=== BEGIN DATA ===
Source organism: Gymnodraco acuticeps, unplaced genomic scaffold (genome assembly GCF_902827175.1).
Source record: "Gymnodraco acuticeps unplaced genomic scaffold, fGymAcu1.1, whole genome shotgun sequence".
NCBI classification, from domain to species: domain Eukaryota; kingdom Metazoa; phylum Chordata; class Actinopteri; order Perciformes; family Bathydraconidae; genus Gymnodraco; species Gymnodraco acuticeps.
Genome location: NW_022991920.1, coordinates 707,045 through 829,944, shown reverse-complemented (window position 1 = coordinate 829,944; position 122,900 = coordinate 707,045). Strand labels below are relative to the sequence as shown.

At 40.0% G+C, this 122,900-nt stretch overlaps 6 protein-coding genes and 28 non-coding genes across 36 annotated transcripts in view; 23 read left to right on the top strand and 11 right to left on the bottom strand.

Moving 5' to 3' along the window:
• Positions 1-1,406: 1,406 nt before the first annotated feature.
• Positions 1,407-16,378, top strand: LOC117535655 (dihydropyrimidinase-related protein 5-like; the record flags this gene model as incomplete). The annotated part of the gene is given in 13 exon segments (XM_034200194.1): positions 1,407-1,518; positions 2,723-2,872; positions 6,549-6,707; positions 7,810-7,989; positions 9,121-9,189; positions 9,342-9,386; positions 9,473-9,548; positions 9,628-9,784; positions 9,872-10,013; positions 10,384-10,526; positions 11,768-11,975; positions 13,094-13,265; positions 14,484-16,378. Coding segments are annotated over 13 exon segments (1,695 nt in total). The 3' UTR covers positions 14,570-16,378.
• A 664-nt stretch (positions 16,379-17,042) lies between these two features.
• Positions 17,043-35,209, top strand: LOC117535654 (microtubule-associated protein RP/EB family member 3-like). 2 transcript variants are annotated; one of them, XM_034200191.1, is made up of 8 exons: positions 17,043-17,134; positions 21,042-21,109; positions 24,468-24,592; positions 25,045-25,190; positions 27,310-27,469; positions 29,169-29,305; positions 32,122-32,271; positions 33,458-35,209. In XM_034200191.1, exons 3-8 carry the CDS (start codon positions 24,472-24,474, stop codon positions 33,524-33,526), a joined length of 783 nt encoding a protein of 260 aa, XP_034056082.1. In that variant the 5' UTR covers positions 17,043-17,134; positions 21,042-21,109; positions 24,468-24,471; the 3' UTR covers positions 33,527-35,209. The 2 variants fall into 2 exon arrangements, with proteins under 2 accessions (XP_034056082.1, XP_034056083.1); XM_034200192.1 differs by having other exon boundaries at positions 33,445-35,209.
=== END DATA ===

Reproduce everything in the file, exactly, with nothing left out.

Source organism: Gymnodraco acuticeps, unplaced genomic scaffold (genome assembly GCF_902827175.1).
Source record: "Gymnodraco acuticeps unplaced genomic scaffold, fGymAcu1.1, whole genome shotgun sequence".
NCBI classification, from domain to species: domain Eukaryota; kingdom Metazoa; phylum Chordata; class Actinopteri; order Perciformes; family Bathydraconidae; genus Gymnodraco; species Gymnodraco acuticeps.
Genome location: NW_022991920.1, coordinates 707,045 through 829,944, shown reverse-complemented (window position 1 = coordinate 829,944; position 122,900 = coordinate 707,045). Strand labels below are relative to the sequence as shown.

At 40.0% G+C, this 122,900-nt stretch overlaps 6 protein-coding genes and 28 non-coding genes across 36 annotated transcripts in view; 23 read left to right on the top strand and 11 right to left on the bottom strand.

Moving 5' to 3' along the window:
• Positions 1-1,406: 1,406 nt before the first annotated feature.
• Positions 1,407-16,378, top strand: LOC117535655 (dihydropyrimidinase-related protein 5-like; the record flags this gene model as incomplete). The annotated part of the gene is given in 13 exon segments (XM_034200194.1): positions 1,407-1,518; positions 2,723-2,872; positions 6,549-6,707; positions 7,810-7,989; positions 9,121-9,189; positions 9,342-9,386; positions 9,473-9,548; positions 9,628-9,784; positions 9,872-10,013; positions 10,384-10,526; positions 11,768-11,975; positions 13,094-13,265; positions 14,484-16,378. Coding segments are annotated over 13 exon segments (1,695 nt in total). The 3' UTR covers positions 14,570-16,378.
• A 664-nt stretch (positions 16,379-17,042) lies between these two features.
• Positions 17,043-35,209, top strand: LOC117535654 (microtubule-associated protein RP/EB family member 3-like). 2 transcript variants are annotated; one of them, XM_034200191.1, is made up of 8 exons: positions 17,043-17,134; positions 21,042-21,109; positions 24,468-24,592; positions 25,045-25,190; positions 27,310-27,469; positions 29,169-29,305; positions 32,122-32,271; positions 33,458-35,209. In XM_034200191.1, exons 3-8 carry the CDS (start codon positions 24,472-24,474, stop codon positions 33,524-33,526), a joined length of 783 nt encoding a protein of 260 aa, XP_034056082.1. In that variant the 5' UTR covers positions 17,043-17,134; positions 21,042-21,109; positions 24,468-24,471; the 3' UTR covers positions 33,527-35,209. The 2 variants fall into 2 exon arrangements, with proteins under 2 accessions (XP_034056082.1, XP_034056083.1); XM_034200192.1 differs by having other exon boundaries at positions 33,445-35,209.